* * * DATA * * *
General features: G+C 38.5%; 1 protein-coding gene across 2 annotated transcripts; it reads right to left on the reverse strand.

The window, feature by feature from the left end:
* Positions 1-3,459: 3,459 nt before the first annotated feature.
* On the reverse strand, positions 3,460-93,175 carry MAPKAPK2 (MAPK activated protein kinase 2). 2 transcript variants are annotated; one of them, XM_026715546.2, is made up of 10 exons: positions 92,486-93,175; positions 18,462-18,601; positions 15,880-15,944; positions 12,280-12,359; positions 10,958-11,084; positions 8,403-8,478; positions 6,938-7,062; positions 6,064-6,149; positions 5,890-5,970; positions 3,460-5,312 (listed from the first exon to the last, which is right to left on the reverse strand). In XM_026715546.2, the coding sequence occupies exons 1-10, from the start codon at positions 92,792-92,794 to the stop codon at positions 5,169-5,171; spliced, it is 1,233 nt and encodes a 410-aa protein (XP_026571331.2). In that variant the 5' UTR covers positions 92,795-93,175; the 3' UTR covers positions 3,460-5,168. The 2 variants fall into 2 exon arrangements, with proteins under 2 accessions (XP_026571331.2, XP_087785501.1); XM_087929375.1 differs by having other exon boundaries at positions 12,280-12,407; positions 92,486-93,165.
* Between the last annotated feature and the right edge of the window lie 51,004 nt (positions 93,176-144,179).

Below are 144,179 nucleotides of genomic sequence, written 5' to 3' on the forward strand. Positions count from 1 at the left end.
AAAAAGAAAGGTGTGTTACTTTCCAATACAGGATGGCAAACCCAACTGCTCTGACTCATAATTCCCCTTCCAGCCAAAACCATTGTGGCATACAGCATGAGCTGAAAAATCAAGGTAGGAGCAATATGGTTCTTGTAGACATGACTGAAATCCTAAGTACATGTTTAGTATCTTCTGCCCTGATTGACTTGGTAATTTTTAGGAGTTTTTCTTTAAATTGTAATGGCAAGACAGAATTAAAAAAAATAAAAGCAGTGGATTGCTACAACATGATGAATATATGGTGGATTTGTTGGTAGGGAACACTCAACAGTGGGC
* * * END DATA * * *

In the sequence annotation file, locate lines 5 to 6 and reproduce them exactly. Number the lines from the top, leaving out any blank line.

* Between the last annotated feature and the right edge of the window lie 51,004 nt (positions 93,176-144,179).

Below are 144,179 nucleotides of genomic sequence, written 5' to 3' on the forward strand. Positions count from 1 at the left end.